“[Since FOSTA] I’ve had friends join the houseless population. I’ve had friends physically assaulted. I’ve had friends sexually assaulted. I’ve had friends extorted, stalked and threatened. I’ve had friends evicted...I have friends who are hungry and don’t know where dinner is coming from tonight. Many on this list I have also experienced. It’s exhausting constantly being in survival mode.”
While human trafficking is a serious problem in need of serious solutions, law enforcement is not necessarily the answer. Studies consistently show that criminalization harms sex workers and does little to nothing to make an impact on sex trafficking. Sex workers report being sexually assaulted by police, sometimes during condoned sting operations in which officers “legally” have sex to completion multiple times with sex workers. These sting operations often result in few or no trafficking arrests. In many cases the only arrests made are of sex workers, trafficking victims, or customers, not “traffickers.”
Criminalization of sex work harms everyone in the industry. Moriah Ella Mason of SWOP-Pittsburgh gave us this example:
“The criminalization of prostitution makes it easier for employers within the legal parts of the sex industry to manipulate and abuse employees... When I was working as a stripper I was raped by a customer in a private lap-dance booth. I was too scared to report it to management. I had been warned by other dancers that if you complained to the managers they would call the police on you and claim you were soliciting sex. I have no doubt that the police would take their word over mine.”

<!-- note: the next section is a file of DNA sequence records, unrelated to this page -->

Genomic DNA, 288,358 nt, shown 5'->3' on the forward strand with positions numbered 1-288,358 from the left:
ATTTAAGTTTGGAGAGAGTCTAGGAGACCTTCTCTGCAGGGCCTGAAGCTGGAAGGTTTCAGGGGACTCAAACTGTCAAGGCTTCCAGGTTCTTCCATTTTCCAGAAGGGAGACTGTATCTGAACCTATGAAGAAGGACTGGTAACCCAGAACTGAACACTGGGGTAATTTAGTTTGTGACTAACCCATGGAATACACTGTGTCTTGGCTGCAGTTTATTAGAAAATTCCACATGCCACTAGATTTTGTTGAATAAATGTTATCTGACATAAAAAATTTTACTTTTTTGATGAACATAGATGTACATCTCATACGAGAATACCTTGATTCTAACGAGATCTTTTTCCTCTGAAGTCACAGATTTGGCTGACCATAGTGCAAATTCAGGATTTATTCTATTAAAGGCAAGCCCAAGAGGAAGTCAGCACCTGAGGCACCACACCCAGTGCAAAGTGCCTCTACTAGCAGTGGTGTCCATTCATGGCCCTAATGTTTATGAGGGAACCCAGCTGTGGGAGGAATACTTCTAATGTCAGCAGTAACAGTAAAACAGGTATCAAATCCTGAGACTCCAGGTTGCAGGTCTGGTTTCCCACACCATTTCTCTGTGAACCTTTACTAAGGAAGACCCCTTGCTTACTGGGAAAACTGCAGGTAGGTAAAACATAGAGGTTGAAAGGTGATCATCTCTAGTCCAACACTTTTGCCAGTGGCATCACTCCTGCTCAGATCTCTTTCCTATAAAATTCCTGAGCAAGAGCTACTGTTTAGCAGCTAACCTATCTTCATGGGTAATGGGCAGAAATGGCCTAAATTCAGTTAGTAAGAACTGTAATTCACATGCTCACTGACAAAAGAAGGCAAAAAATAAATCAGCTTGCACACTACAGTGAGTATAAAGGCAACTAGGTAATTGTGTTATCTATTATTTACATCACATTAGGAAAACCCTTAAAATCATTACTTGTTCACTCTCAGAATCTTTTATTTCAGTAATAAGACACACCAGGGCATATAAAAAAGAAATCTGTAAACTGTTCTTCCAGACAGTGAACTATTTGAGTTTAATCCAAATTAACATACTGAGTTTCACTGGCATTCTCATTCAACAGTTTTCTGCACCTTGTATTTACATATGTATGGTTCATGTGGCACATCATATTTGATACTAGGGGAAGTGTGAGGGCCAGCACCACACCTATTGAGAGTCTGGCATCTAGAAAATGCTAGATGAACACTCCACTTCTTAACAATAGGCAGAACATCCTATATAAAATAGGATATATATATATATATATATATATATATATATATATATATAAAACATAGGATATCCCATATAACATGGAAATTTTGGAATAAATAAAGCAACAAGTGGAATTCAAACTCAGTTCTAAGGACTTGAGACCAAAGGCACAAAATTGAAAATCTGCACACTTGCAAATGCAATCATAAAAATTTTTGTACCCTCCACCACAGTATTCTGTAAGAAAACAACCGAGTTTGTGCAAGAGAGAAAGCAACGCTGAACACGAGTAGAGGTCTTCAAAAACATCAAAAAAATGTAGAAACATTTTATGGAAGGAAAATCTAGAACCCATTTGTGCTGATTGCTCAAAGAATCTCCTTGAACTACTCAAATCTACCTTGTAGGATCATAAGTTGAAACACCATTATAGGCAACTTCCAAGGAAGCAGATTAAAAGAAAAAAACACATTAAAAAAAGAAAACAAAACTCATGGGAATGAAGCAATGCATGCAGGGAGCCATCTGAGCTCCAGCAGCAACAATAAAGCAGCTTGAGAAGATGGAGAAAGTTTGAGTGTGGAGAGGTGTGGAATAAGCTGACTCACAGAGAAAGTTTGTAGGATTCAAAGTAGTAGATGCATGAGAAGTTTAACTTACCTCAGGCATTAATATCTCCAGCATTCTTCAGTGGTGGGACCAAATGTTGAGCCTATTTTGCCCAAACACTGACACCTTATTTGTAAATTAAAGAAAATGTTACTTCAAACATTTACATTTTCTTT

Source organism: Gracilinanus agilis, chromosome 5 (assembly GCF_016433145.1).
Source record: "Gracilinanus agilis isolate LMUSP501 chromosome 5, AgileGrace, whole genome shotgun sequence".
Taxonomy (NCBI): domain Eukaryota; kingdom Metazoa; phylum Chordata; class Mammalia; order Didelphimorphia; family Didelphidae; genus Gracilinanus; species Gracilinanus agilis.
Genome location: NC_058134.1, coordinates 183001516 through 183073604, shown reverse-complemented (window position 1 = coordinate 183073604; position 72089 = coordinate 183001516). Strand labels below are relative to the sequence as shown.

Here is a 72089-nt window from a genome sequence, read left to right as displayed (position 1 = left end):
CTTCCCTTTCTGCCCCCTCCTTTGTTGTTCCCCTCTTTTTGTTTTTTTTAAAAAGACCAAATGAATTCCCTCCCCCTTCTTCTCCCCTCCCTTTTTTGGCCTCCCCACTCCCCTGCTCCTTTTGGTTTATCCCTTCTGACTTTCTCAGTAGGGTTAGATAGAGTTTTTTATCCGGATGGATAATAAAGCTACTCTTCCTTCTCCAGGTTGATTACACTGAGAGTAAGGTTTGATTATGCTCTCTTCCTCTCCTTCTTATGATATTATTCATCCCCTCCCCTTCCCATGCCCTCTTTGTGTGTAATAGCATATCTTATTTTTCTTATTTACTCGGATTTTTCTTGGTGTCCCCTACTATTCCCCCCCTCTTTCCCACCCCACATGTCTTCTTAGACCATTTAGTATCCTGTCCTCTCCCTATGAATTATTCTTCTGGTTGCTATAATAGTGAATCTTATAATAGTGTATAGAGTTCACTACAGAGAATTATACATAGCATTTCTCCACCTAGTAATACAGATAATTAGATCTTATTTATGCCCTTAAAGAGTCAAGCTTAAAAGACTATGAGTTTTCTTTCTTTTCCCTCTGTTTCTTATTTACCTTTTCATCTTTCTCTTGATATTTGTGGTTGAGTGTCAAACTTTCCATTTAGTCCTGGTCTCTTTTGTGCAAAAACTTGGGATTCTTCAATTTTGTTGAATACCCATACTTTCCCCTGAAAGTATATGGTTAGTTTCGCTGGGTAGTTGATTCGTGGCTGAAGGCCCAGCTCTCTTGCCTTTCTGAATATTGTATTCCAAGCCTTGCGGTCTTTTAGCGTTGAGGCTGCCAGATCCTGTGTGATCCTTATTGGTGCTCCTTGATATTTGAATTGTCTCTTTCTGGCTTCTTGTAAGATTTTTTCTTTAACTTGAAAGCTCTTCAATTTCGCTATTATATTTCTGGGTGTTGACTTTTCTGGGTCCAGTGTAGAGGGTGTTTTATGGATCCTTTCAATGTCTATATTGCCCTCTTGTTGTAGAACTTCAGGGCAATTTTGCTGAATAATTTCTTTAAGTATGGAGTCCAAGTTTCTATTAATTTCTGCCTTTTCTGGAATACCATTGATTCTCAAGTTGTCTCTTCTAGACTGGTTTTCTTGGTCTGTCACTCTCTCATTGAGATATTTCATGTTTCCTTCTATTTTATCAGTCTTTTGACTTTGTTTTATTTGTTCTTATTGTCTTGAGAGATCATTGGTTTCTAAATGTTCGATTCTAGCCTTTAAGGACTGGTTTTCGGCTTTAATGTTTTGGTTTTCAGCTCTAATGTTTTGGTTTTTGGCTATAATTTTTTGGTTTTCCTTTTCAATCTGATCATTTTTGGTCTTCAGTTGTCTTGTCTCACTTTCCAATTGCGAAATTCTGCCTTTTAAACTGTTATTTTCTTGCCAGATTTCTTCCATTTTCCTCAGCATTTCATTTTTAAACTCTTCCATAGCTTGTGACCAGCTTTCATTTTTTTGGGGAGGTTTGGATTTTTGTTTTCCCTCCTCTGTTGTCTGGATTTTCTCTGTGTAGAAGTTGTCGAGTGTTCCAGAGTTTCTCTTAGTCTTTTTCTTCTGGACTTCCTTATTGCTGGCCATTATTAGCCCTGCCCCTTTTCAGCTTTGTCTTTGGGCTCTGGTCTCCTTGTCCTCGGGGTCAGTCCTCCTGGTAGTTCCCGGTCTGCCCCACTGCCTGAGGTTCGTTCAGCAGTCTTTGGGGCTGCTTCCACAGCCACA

There are many alternatives to criminalization. Studies continue to prove that programs to reduce poverty and gender inequality are much more effective in the fight against sex trafficking. Decriminalization also means that individuals engaging in consensual sex work are not punished, victimized, and labelled as criminals with permanent records in the name of “abolition.” As Ine Vanwesenbeeck wrote in Archives of Sexual Behavior, “sex work criminalization is barking up the wrong tree because it is fighting sex instead of crime…” Ultimately, the people best suited to craft safe, effective anti-trafficking policies are sex workers themselves. Sex workers are closest to the problem, have the deepest insight into the nuanced working conditions of the sex industry, and, like those in any profession, desire to work safely and unobstructed while also preventing forced labor or workplace abuses. Many individuals engaged in consensual sex work are survivors of trafficking themselves and can provide valuable information related to these experiences. Until lawmakers and nonprofits include the voices of sex workers in the planning and implementation of policy, their actions will continue to cause harm and fail to meaningfully combat sex trafficking.
The anti-trafficking hackathon was a well-intentioned initiative, but in actuality only served to harm those it purports to help.